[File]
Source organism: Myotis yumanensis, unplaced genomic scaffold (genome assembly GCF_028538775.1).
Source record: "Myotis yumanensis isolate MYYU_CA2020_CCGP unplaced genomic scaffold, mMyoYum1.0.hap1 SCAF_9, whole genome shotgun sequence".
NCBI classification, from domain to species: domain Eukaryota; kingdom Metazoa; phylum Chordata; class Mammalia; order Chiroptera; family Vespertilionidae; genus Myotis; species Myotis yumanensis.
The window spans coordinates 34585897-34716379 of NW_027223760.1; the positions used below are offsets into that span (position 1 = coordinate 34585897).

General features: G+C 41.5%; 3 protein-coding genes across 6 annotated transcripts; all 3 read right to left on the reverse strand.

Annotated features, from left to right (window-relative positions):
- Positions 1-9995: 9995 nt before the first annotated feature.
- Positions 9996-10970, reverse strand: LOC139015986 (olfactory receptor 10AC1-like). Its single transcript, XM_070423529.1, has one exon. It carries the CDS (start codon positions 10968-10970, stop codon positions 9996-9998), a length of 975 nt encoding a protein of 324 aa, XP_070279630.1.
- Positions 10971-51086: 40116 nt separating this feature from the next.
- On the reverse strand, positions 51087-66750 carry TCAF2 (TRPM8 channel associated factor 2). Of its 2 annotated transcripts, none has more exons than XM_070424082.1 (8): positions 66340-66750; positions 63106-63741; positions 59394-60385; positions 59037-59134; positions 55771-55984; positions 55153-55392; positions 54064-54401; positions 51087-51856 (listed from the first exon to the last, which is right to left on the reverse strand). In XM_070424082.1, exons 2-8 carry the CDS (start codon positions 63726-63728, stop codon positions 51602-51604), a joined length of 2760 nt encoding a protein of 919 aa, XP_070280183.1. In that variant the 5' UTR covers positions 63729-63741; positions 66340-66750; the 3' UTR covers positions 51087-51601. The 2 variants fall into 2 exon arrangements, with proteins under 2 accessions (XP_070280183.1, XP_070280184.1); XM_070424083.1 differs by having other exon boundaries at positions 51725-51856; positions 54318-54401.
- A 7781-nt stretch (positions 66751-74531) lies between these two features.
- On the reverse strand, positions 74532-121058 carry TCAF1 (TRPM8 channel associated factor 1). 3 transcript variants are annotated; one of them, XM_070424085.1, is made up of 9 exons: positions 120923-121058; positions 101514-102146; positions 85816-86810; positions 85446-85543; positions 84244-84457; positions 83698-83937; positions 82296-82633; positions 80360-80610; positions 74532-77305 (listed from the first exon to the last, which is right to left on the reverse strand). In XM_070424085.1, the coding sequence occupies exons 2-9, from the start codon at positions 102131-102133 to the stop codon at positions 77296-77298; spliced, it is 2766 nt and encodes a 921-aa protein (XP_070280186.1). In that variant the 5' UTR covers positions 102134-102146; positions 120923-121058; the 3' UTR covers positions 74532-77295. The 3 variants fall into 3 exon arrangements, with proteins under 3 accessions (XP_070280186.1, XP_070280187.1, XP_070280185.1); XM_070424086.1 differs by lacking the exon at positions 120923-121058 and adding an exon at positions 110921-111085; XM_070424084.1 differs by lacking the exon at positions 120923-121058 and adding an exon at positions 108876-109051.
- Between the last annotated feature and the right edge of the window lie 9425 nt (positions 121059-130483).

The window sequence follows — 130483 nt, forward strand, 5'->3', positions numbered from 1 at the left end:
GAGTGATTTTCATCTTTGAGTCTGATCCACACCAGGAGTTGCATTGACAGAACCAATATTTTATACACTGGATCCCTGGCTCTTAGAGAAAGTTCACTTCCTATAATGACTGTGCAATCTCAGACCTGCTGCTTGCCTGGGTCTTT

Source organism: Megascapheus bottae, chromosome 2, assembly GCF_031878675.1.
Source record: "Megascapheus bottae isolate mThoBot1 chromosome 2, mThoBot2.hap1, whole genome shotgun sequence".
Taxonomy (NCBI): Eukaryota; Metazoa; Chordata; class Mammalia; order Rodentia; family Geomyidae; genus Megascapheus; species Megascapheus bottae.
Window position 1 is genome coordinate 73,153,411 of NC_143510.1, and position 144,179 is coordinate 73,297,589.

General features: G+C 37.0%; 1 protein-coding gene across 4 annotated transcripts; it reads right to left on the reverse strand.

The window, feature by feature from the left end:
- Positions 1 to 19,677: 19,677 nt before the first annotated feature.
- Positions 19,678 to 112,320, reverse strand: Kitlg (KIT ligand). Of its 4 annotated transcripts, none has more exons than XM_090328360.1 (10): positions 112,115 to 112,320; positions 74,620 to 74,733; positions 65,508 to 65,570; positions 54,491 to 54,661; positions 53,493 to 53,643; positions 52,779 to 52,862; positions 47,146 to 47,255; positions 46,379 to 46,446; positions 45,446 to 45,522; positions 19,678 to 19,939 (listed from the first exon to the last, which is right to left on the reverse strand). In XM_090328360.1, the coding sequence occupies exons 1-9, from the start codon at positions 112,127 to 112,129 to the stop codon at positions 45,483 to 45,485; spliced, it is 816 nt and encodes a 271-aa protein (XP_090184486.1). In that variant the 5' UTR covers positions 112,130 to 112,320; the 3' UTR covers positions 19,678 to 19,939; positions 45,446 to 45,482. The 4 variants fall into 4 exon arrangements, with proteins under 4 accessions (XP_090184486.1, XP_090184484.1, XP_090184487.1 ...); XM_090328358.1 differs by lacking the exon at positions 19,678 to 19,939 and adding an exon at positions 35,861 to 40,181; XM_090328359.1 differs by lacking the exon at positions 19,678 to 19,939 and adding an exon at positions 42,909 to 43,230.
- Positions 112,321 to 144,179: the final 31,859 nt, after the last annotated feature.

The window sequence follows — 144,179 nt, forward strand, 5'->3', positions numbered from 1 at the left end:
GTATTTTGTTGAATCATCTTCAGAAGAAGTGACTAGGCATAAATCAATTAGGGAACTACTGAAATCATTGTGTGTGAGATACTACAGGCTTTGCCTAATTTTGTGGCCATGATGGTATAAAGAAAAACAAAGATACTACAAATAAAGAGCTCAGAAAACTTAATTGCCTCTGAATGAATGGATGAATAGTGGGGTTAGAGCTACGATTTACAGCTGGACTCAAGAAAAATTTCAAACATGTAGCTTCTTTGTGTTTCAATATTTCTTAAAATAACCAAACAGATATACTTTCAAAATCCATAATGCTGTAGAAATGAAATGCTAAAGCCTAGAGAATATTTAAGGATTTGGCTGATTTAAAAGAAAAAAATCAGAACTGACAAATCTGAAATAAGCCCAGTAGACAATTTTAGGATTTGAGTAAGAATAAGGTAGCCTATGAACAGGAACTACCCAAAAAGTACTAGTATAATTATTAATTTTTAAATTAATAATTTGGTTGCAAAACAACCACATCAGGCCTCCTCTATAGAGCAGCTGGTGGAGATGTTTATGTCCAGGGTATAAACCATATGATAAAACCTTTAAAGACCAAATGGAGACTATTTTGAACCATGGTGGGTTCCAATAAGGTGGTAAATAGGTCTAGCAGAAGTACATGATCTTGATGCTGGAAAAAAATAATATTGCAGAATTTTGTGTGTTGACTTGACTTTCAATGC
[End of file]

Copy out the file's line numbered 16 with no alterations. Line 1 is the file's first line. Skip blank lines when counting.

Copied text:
Source organism: Megascapheus bottae, chromosome 2, assembly GCF_031878675.1.